Johnnie Walker isn’t a stranger to the whisky enthusiast nor the amateur, irregular whisky sipper. The unmistakable bottling, the striding gentleman and the 24 degree labeling are all hallmarks of a brand that has pretty much stood tall, fending off most if not all competitors in terms of both sales and popularity.
In the long line of expressions that make up the Johnnie Walker product spectrum , the Gold Label Reserve stands somewhat midway. This bottling was relaunched in 2012 after shedding its age, now reduced to an ageless blended whisky. The older labeling, The ‘Gold Label Centenary Blend’ housed spirits that were a minimum of 18 years; but all that changed with the distillers re-branding and marketing this under the new Platinum expression.
The major malts in this whisky comes from the Clynelish and Cardhu distilleries, that have been carefully blended with a number of grain spirits , under the watchful eyes of master distiller Jim Beveridge.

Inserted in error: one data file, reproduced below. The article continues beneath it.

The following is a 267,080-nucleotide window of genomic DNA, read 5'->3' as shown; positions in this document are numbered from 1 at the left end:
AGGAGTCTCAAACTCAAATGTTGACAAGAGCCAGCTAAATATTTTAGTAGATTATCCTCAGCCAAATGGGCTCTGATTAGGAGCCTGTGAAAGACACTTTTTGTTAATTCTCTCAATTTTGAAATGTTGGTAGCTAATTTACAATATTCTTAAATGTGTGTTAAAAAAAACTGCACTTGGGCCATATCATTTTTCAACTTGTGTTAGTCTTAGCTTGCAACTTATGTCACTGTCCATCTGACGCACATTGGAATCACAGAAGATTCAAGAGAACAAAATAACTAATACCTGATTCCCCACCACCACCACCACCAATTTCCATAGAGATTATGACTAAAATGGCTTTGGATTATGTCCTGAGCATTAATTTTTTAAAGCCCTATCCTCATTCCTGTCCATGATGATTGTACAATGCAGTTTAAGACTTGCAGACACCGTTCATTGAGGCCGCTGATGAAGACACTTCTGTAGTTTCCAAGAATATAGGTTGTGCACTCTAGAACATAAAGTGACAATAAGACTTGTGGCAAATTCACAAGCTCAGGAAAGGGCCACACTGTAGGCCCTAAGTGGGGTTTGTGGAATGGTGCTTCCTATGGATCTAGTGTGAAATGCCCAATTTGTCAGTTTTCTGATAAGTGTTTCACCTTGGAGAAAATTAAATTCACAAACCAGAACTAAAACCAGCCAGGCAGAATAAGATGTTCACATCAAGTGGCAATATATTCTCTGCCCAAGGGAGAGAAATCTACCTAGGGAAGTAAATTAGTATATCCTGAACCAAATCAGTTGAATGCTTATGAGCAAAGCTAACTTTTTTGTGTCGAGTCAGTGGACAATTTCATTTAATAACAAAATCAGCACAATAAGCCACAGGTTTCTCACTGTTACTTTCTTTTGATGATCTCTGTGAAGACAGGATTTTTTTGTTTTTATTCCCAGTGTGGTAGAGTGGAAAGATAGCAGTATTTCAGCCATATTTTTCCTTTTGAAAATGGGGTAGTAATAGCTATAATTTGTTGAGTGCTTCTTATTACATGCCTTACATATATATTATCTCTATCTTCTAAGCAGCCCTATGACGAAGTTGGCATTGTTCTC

ABV : 40%
Eye: Burnished – E150a colouring, chill filtered.
Nose : Brown sugar and honey, greeted by hints of citrus zest, some grain and smoke. Coconut cream, green apples and golden raisins, infused with dark chocolate. Green pepper and the spice from ginger peels and cinnamon sticks.
Taste: Caramel and butter but with the grain element more pronounced, a good whiff of smoke followed by red grapes, nougat and dark chocolate. The palate finally tapers with bits of cinnamon.
Finish: Medium; Vanilla with some spice from the cinnamon.
The Gold Reserve is very straightforward and not at all complicated, not that it is a bad thing. There is a richness from the European cask aging that makes its presence felt in between all the caramel and honey sweetness, and let’s not forget that bit of smoke that is very JW like, more so on the palate than on the nose. The cinnamon spice too continues to play on both palate and nose, quietly but still prominently leading to the medium finish.
However, for a mid tier whisky I could almost feel a void, from all the grain in the blend perhaps?! And for the price it fails to stand shoulder to shoulder to the Island Green or even the Black Label. On sale, this bottle costs around $68 AUD making it more competitive at best and worth a try. But if you aren’t really inquisitive you can might as well give it a pass.
Preference: Versatile – neat, with rocks, a splash of water or even served as a cocktail.